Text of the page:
All-Out Gamble May Pay Off — But Try It Only in a Crisis
Paul Magriel, 1980
New York Times, April 20, 1980
Kumar Motakhausses
Kumar Motakhasses
AMSTERDAM — Last weekend the Dutch backgammon championship was held here in Amsterdam. This event is the third in a series of five tournaments to determine the 1980 Merit European Champion. The winner was Luigi Cavazzi of Italy. Klaus Buchholz took second place; Hans-Jurgen Bud-Monheim and Charles Kehela were semifinalists. In the consolation, Manfred Kohrs defeated Robert Abbas, and in the last chance Hermes Michaledes overcame Kumar Motakhasses.

The “last chance” is a separate event on the final day of the tournament for all those knocked out of the main event and the consolation. Because the matches are shorter (5 points as opposed to 15 in the main event) luck usually plays a larger role. Nevertheless skill can turn a seemingly hopeless match situation into a victory. Kumar Motakhasses, former European champion, demonstrated such skill in one of his last-chance matches.

The diagrammed position occurred in the deciding game of the match, with the score tied 4–4. Motakhasses (Black) appears to have almost no chance of winning. There is no way for him to extricate his back man (on the 24-point) from behind White’s full 6-prime (from the 23- through the 18-point).

Black to play 6-1.
Thus it is futile to attack White by playing, for example, 9/3*, 4/3. Even if Black were able to close White out completely he would lose because he could not escape White’s prime. Eventually Black would be forced to break his home board and allow White to reenter.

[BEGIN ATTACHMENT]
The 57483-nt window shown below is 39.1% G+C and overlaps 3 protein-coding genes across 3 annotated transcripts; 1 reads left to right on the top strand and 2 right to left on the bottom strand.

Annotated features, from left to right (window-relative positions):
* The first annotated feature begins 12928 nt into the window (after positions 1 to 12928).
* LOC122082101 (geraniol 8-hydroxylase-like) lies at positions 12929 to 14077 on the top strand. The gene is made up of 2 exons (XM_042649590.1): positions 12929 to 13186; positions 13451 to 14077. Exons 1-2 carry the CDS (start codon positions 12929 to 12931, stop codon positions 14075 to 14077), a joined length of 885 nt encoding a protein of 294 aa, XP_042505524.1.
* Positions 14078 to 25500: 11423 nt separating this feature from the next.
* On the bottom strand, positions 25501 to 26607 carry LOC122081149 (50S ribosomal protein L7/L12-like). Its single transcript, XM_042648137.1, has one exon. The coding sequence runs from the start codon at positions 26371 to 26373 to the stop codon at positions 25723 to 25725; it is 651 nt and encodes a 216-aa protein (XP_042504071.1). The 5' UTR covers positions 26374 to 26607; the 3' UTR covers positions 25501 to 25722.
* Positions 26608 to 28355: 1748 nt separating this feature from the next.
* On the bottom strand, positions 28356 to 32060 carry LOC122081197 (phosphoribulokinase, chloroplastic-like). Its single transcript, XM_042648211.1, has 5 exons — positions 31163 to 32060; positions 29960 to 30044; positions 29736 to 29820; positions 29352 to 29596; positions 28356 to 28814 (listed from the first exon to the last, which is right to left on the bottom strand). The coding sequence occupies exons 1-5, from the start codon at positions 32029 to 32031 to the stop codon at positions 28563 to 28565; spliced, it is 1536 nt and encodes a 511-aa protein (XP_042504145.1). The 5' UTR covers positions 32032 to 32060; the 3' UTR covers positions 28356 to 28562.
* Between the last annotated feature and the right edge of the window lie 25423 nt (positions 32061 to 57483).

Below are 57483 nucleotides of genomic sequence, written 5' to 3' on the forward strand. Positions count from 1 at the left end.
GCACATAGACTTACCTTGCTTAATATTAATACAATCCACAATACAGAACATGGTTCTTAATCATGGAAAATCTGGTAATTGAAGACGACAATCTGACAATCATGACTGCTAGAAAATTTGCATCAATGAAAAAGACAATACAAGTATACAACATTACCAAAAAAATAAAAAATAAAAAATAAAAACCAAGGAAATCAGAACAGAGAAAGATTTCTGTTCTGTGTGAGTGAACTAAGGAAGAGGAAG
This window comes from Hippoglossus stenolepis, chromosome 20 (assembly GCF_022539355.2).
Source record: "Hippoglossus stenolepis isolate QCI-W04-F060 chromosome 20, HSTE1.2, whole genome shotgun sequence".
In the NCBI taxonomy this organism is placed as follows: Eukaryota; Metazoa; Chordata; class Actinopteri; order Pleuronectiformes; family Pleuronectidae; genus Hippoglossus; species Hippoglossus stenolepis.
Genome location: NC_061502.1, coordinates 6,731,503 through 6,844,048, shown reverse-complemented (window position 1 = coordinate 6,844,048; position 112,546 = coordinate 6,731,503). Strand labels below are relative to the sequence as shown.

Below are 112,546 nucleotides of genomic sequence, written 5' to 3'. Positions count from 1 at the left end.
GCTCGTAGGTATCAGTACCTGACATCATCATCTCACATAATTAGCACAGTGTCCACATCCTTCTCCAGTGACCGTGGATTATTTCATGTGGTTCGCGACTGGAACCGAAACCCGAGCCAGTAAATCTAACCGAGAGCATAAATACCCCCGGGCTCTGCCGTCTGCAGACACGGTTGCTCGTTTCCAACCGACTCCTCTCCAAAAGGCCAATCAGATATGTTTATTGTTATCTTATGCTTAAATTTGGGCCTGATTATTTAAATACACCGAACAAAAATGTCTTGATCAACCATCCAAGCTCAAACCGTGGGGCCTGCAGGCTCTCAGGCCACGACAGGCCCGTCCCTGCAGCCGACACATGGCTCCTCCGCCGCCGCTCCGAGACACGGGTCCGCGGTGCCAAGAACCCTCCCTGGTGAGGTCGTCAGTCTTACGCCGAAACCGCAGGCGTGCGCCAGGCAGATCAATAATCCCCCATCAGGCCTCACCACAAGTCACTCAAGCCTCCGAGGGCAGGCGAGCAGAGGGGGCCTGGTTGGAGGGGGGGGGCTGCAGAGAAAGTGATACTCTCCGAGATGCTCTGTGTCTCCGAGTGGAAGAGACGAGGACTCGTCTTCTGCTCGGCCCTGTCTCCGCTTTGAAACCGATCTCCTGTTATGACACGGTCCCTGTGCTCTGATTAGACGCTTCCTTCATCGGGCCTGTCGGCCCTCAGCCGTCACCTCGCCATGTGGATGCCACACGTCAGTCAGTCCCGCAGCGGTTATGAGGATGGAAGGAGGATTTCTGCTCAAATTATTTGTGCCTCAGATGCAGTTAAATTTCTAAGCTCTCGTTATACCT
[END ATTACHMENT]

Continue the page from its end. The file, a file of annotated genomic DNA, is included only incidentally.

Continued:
(a) 7/1, 2/1

When trapped behind a full prime, the way to create counterplay is to hold a prime yourself with which in turn to trap the opponent. With this in mind, Black might consider 7/1, 2/1 in order to maintain a 4-in-a-row prime (from the 6-point to the 9-point).

Unfortunately, the hope that White will get stuck behind this prime is completely unrealistic. Black has no spare men to play with, so his prime will begin to break immediately. White, on the other hand, has a valuable spare man on the 12-point that he can move until he gets away from Black’s home board.

Motakhasses, however, refused to admit defeat. Instead, he found an extraordinary way to create winning opportunities. He played 9/3*, 6/5, hitting White and breaking his 6 point. This leaves Black exposed to a quadruple direct shot as White reenters! Although it appears suicidal, this play actually gives Black his only opportunity to win.

(b) 9/3*, 6/5

Black’s idea is to force White to hit him. In fact, Black hopes White will hit more than one man. Black then needs to reenter with a 1 to secure the 24-point and so prevent White from closing him out. By holding the 24-point (White’s 1-point) Black establishes a “1-point game.”

There is now an excellent chance that White will be forced to leave a shot later in the game, during his bearoff. If Black has not destroyed his home board by then, a lucky hit will allow Black to win. In the actual game Motakhasses won a brilliant victory when this sequence of events took place.

Note that this kind of desperation-maneuver, playing for a well-timed 1-point game, can be quite effective in match play. It is rarely seen in ordinary play because it enormously increases the chance of losing a gammon, a double game.

XG logo
Tom Keith 2013 
Match to 5
White 4, Black 4
Black rolls 6-1

1296 games with VR
Checker play: 2-ply
Cube play: 3-ply Red

6-1: Game BG   Equity
1 7/1, 2/1 W
−0.8623 x  (a)
2 9/3*, 7/6 W
−0.8690 (0.0067) 
3 9/3*, 6/5 W
−0.8715 (0.0092)  (b)

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